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Work, Fatigue and Driving: A Deadly Cocktail

by: NJM Group Marketing on

Here at Australian Bollards, we’re proud to announce that it’s almost time for Australia’s annual National Safe Work Month. 

While US #NationalSafetyMonth is almost behind us, and it’s only been a month since Road Safety week, it’s important we remember that our safety responsibilities don’t end when a campaign does.

As some of you already know, a Moscow taxi driver recently ran his car into pedestrians after working for over 20 hours. Unfortunately, the public wasn’t protected by road safety solutions of any kind during this World Cup catastrophe.

Here at Australian Bollards, we’re dedicated to providing Australians year-round protection. We’re proud to be part of National Safe Work Month to explore the most important safety issues we face as Australians.


The Australian Transport Accident Commission allocates fatigue to 50 deaths and nearly 300 serious injuries to Victorians each year. 

Studies show drivers are considered to have the same impairment after driving for 24 hours as they would if their blood alcohol level was twice the legal limit. 

Fresh Thinking on a Tired Subject explores the damages fatigue has on public safety and ourselves.

The webinar, published by Safe Work Australia, says that “Unlike speeding or blood alcohol concentration, it is not easy to test for fatigue, making it difficult to identify and manage with confidence.”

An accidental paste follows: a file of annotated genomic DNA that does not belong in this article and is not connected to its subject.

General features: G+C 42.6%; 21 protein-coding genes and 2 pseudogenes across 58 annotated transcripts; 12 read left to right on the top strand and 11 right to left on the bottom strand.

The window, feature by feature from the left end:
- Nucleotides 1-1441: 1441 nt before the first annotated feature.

Fatigued drivers often experience “microsleeps” while on the road.

“If a vehicle was travelling at about 100km an hour, and the individual had a micro-sleep of about two seconds, then that vehicle would travel nearly 56 meters with no one effectively in control of the vehicle,” says RTO Officer Rosemary Pattison from the Australian Road Research Board.

Australian Bollards provides road safety solutions. People who are impaired by fatigue are more likely to have inappropriate lane deviation, have slower responses to other drivers and their own steering, and have a greater variation in their own speed.

“I think we have a tendency in modern life to think of fatigue as just part of life, just part of how it is. We’re all busy, we’re all tired, we all have a lot on our plate. Now I think that sometimes this can feed into a sense of complacency about fatigue, and perhaps prevent us from thinking about it as a risk that we need to manage.”

“They can also experience impaired visual scanning or tunnel vision, and they generally have slower reaction times. And of course, they’re at risk of a microsleep.”

Here at Australian Bollards, we’ve been working year-round for 26 years to ensure motorist and pedestrian safety by proving reliable, quality and cost-effective road safety solutions to our clients.

We fit bollards in areas experiencing high amounts of foot and road traffic, such as in school zones, ensuring children and parents are protected during drop-off and pick-up time, as well as during school hours. 

Symptoms of fatigue include headaches, dizziness, sore or aching muscles, impaired decision-making and judgement, and irritability. It’s important that all Australians pay attention to the warning signs of fatigue when we drive.

If you’re planning an event, own a business or are at all concerned about pedestrian safety, visit for a brochure and more information, or call us on + 613 9459 3488

For more information on National Safe Work Month:

To access the Fresh Thinking on a Tired Subject webinar:

Contact Us

  • Melbourne Head Office: 53 - 55 Korong Road, West Heidelberg, Vic. 3081. Australia.
  • Sydney Office: 12/50 Margaret St, Sydney, NSW 2000. Australia.
  • + 613 9459 3488

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